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Updated from 10:08 a.m. EDT



said revenue fell by 22% due to the global travel slump, but the company beat estimates as it focused on cost reduction.

Excluding items, the carrier lost $579 million or $4 a share. Analysts surveyed by Thomson Reuters had estimated a loss of $4.45. Revenue was $3.7 billion; analysts had estimated $3.6 billion.

Including mark-to-market hedge gains and other items, the company lost $382 million, or $2.64 a share. A year earlier, including items, the loss was $549 million or $4.55 a share.

On an earnings conference call, CEO Glenn Tilton said the carrier commands a premium price for its tickets but "with our greater exposure to premium and biz traffic both domestically and internationally, we have taken a disproportionate hit."

Added Executive Vice President John Tague: "The position we have earned in key business and economic markets such as China is the right place to be. However, for the first quarter, (it) has been challenging."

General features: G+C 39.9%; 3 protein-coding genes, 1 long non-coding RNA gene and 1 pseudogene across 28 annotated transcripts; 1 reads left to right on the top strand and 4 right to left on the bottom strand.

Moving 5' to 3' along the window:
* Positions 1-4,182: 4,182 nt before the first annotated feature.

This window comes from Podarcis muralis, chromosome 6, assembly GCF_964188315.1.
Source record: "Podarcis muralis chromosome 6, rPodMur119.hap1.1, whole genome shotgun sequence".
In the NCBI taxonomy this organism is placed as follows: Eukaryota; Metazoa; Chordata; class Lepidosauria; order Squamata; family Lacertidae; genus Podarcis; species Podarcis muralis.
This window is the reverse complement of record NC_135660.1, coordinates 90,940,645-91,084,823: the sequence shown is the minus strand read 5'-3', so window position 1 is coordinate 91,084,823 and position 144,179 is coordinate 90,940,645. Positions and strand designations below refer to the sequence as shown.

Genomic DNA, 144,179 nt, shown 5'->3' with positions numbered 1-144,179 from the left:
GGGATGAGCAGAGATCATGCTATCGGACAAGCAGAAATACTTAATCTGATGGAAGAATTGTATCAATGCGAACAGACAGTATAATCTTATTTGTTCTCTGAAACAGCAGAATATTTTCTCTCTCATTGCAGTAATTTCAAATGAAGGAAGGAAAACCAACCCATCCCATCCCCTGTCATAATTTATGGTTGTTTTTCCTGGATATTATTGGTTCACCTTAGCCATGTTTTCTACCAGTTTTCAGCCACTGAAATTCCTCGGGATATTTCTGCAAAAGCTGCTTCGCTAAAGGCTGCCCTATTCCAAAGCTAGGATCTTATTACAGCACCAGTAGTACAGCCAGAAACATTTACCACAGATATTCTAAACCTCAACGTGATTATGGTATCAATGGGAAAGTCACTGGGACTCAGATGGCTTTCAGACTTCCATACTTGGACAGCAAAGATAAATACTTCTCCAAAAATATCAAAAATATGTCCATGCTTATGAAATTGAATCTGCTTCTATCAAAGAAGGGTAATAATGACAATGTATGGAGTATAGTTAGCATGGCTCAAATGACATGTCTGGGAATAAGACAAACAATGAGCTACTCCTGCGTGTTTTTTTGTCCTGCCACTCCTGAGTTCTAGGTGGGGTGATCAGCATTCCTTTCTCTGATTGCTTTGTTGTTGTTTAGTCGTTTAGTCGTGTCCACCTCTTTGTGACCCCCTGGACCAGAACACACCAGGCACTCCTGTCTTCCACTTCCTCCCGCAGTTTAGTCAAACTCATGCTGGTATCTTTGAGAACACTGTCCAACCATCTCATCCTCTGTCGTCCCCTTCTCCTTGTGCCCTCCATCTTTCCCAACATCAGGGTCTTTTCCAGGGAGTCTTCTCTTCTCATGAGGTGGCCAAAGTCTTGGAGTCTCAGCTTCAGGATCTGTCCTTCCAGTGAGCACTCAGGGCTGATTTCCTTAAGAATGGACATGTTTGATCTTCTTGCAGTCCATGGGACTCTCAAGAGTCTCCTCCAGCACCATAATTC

During the quarter, consolidated passenger revenue per available seat mile fell by 11.1%. Yield declined by 9.2%. Domestic PRASM fell by 10.1% on a 12.8% decline in capacity, while international PRASM fell by 15.4% on a 13.6% decline in capacity.

Unlike executives at other carriers, United executives were hesitant to discuss booking trends and their relationship to the economy. Reminded that other CEOs have said that bookings may have stabilized, Tilton said he generally agreed, but there is "no conclusive evidence to that effect. In some markets that may be true, but) it's difficult to call now."

On the cost side, mainline cost per available seat mile excluding fuel and other items fell by 1.1% despite a reduction in mainline capacity of 13.1%. "Our peers who are making capacity reductions have not been able to reduce costs at the rate we have," Mikells noted.

Meanwhile, comparable fuel costs declined by $729 million from the same period a year earlier.

United said it expects CASM excluding fuel and other items to increase by 1% to 2% during 2009. The carrier also reduced its planned non-aircraft capital expenditure plan for 2009 by $100 million, from $450 million to $350 million. Looking ahead, United said mainline capacity is expected to fall by 9% to 10% this year.

Airline shares, led by



, rose on Thursday. The

Amex Airline Index


rose 10.3% to $18.97. Delta rose 19% to $8.11. United rose 13% to $6.63.



rose 14% to $5.39.